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I've been having a bit of a head ache with trying to pull down a repository held in Gitlab. This is all done in Windows 8.1 on a Ubuntu VM by the way if that helps. I've added my public key in Gitlab and added my private key to ssh-agent ... all seems correct.

When I try and do a git pull this is where I run in to issues. It seems to me that Git is simply looking in the wrong location, my private key is stored in c/Users/Neil/.ssh but it seems as if git is looking in c/Users/Neil/.ssh/342/200/217 ...

C:\Users\Neil\code\homestead>git pull
no such identity: /c/Users/Neil/.ssh/id_rsa\342\200\217: No such file or directory
git@git.mgmt.local's password:

I've no idea why git would be looking there or am I thinking wrong about this? Can anyone shed some light on things for me?

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2 Answers 2

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GitLab itself isn't looking for your ssh keys: as a client, you are using ssh to contact GitLab, which means only openssh is looking for those keys.

It (openssh) will find them in:

  • %HOME%\.ssh (so check what the environment variable HOME is set to)
  • %HOME%\.ssh\config (where an IdentifiyFile directive can set a custom path for the ssh private key, so check if you have a .ssh/config file)

The OP Neil Kelsey confirms in the comments that the %HOME%\.ssh\config was causing some kind of interference.

And the push url seemed still referencing an https url.
A simple git remote set-url --push origin <ssh/url> fixed that.

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  • So I have checked that my home directory is set to correct location which it is to find the keys in the correct folder %HOME%/.ssh and in that folder I do have a config file which I believe reads correctly My host file reads as; Host git.mgmt.local Hostname git.mgmt.local IdentityFile ~/.ssh/id_rsa‏ And there is also a private key saved at that location by the name 'id_rsa' Feb 28, 2015 at 21:16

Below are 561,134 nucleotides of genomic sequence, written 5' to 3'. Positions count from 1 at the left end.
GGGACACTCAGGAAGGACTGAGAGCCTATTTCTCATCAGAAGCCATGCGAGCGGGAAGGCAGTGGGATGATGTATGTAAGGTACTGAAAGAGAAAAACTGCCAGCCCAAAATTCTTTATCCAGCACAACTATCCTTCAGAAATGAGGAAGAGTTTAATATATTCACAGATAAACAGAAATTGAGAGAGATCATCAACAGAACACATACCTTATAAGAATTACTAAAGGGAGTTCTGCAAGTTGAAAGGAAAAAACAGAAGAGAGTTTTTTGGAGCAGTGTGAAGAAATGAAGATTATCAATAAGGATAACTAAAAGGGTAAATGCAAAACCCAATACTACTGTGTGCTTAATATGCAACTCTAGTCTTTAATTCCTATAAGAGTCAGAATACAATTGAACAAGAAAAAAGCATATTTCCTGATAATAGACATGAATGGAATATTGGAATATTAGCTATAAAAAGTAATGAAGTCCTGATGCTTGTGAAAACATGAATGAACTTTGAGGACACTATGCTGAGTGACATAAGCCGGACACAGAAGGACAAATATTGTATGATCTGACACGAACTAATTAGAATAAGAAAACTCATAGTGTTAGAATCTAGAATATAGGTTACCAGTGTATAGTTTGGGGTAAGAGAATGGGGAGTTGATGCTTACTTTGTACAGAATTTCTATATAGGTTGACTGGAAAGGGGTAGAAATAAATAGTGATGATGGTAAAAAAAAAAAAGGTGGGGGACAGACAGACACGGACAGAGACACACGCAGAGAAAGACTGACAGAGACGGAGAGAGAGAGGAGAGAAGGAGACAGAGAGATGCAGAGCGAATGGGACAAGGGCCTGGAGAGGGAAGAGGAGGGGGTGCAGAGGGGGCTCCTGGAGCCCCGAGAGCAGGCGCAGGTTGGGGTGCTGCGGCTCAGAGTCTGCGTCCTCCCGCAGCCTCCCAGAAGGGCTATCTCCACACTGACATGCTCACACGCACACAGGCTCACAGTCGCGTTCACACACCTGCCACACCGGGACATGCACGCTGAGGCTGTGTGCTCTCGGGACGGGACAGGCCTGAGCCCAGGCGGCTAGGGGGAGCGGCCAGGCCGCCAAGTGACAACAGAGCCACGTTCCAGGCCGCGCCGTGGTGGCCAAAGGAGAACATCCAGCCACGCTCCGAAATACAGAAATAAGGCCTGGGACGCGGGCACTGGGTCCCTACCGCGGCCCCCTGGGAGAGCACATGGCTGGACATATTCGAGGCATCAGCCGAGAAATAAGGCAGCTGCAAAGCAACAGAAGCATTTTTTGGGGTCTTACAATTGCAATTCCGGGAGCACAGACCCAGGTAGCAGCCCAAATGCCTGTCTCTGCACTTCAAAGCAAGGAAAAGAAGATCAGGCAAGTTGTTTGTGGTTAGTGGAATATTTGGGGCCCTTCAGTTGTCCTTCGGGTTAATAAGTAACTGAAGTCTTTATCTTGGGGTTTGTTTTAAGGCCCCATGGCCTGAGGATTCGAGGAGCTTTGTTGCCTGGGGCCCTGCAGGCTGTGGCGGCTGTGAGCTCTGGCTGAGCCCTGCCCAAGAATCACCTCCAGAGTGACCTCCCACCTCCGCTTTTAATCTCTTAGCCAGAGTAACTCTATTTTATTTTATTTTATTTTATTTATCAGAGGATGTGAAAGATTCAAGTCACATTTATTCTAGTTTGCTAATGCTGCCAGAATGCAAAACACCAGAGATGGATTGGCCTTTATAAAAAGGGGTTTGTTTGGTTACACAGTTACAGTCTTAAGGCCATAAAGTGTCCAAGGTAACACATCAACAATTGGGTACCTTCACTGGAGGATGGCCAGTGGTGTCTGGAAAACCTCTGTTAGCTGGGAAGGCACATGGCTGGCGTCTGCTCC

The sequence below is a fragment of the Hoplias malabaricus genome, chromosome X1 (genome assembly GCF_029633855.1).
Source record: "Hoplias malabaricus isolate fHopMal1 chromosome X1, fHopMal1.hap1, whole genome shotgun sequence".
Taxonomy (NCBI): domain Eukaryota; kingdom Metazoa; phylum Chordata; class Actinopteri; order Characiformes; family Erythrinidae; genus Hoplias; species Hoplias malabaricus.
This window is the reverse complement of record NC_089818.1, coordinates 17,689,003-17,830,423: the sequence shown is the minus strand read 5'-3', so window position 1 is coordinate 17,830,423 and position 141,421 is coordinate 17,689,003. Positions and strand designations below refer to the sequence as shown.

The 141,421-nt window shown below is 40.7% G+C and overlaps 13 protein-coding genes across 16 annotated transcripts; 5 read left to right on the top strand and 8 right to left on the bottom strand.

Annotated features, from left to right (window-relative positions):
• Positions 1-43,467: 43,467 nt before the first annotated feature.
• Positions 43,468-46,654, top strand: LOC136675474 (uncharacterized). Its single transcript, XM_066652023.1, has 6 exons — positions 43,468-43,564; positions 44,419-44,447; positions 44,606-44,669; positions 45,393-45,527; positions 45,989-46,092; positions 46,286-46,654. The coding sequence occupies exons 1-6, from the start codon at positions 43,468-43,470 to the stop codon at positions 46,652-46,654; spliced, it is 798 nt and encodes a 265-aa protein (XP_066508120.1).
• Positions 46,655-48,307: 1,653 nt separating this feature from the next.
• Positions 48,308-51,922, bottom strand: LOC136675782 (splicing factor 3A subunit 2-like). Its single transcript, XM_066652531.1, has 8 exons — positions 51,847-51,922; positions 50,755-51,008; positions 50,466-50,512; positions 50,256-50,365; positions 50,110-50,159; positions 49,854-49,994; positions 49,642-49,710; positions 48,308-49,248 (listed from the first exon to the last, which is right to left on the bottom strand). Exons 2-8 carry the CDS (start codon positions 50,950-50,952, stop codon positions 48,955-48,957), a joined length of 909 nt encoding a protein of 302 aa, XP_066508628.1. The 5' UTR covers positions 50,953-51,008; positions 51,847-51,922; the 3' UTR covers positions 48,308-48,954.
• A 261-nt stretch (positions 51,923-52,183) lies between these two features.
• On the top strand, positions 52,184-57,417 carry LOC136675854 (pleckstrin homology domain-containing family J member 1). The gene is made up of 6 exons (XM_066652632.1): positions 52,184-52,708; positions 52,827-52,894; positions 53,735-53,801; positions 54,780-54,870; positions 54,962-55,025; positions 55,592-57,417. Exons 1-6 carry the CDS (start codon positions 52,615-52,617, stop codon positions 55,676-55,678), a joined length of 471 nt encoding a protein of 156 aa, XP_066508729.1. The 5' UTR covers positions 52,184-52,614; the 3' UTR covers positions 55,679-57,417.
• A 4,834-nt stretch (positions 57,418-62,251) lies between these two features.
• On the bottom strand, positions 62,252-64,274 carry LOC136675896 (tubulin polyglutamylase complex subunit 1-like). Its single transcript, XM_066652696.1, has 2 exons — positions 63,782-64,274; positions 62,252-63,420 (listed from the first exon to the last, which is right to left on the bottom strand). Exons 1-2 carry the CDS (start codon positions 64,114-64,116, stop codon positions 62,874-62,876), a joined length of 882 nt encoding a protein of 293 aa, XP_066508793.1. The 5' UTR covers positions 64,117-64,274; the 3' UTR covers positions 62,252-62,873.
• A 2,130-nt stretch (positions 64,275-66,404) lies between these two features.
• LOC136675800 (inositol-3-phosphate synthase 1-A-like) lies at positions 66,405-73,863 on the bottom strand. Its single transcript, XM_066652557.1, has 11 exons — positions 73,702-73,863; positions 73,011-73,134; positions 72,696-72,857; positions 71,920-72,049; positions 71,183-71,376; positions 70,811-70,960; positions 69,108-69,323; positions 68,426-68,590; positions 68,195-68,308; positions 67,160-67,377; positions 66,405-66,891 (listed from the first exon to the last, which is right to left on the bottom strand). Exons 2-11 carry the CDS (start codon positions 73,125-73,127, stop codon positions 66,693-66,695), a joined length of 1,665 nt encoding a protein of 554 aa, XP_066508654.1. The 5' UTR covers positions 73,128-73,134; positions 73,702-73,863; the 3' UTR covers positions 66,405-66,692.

• @NeilKelsey can you try without the config file? If you are using a full ssh url, you shouldn't need the config file, especially when the public and private ssh keys have their default names (id_rsa.pub and id_rsa in %HOME%\.ssh)
    – VonC
    Feb 28, 2015 at 21:19
  • Expanding on that ... I opened up a git bash terminal from c/users on my Windows machine and in that terminal typed '$echo $HOME' which gave me what I consider to be the correct result of 'c/Users/Neil' ... in that folder there is my .ssh folder which contains my config file and keys Feb 28, 2015 at 21:27
  • @NeilKelsey ok, I like a simple cmd session myself, opened with github.com/msysgit/msysgit/blob/master/git-cmd.bat
    – VonC
    Feb 28, 2015 at 21:29
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    Just ran into this with moving portable git around on disk. The paths to the ssh keys are fully qualified paths in the ssh config. Easy enough to edit in vim. I just needed to realize that the .ssh directory had a config file of its own that was actually being used (makes sense) and, more importantly, had fully qualified paths in it (which makes less sense given that the software is called portable git). Thanks for pointing me in the right direction. Mar 16, 2018 at 5:49
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For macOS users, this problem can be fixed by running the following commands:

rm ~/.ssh/known_hosts # remove previous hosts
ssh-add -A # add all known SSH keys

After running the above commands, the problem should be fixed.

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  • "sudo rm ~/.ssh/known_hosts" Why use sudo for a file in ~/?
    – kelvin
    May 30, 2021 at 0:41
  • Underrated comment. Also, no need to run rm if you don't want to remove existing keys. You can simply do ssh-add -A Jun 13 at 18:33

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